Bullying involves either physical or verbal abuse and can range from simple teasing to pushing and hitting. Children who are victims of bullies tend to be quiet, sensitive and anxious with low self-esteem. They react to bullying by crying, acting out or withdrawing and tend not to confide in anyone about the bullying. Therefore, it is necessary that parents look for signs in their child if they think he or she has been a victim of bullying.
These signs typically include behaviors that avoid going to school, such as headaches or stomachaches. A child may have problems sleeping and may seem afraid to go to school. There may also be a change in personality and a drop in grades. If parents see any of these signs and suspects that bullying is involved, they should ask their child about it directly or ask more open-ended questions about what happens at recess or lunchtime, when children tend to be under less supervision.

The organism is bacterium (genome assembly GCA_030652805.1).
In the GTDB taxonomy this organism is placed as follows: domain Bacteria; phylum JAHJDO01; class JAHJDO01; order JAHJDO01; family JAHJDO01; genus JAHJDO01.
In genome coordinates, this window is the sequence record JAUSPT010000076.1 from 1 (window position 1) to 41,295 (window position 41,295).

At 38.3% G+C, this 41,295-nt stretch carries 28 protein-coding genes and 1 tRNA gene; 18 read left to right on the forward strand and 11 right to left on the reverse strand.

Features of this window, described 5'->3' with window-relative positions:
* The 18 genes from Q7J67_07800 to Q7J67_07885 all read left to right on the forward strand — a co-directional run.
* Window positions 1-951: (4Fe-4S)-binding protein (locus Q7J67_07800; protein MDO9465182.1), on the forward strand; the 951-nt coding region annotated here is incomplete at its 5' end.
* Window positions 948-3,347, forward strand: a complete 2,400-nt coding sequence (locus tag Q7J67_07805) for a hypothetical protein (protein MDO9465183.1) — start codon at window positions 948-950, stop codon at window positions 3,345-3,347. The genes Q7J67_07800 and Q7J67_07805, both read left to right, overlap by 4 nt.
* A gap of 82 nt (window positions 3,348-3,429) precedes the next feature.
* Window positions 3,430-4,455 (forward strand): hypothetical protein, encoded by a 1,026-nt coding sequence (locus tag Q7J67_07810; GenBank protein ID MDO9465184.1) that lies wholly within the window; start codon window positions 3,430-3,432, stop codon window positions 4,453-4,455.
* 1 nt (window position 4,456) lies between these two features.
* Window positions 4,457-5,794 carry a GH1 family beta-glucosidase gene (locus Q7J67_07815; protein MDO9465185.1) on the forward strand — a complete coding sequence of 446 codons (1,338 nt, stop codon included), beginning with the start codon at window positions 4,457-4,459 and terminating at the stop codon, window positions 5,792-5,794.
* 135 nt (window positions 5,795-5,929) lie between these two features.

If a child has been bullied, he or she should not be taught to fight back as this may only worsen the situation and cause the child to get in trouble at school. The best approach parents can take is to try to develop more assertiveness and self-confidence in their children. One way to do this is to enroll the child in a martial arts class, not so much to learn how to fight back but to help build self-esteem and self-confidence.
Parents can also talk with school officials about the bullying so that the actions of the bully can be observed and intervention can take place when necessary. Parents can also teach their child to not respond to the bully or walk away completely. Having a strong voice and showing self-confidence can go a long way to preventing the actions of a bully in the first place.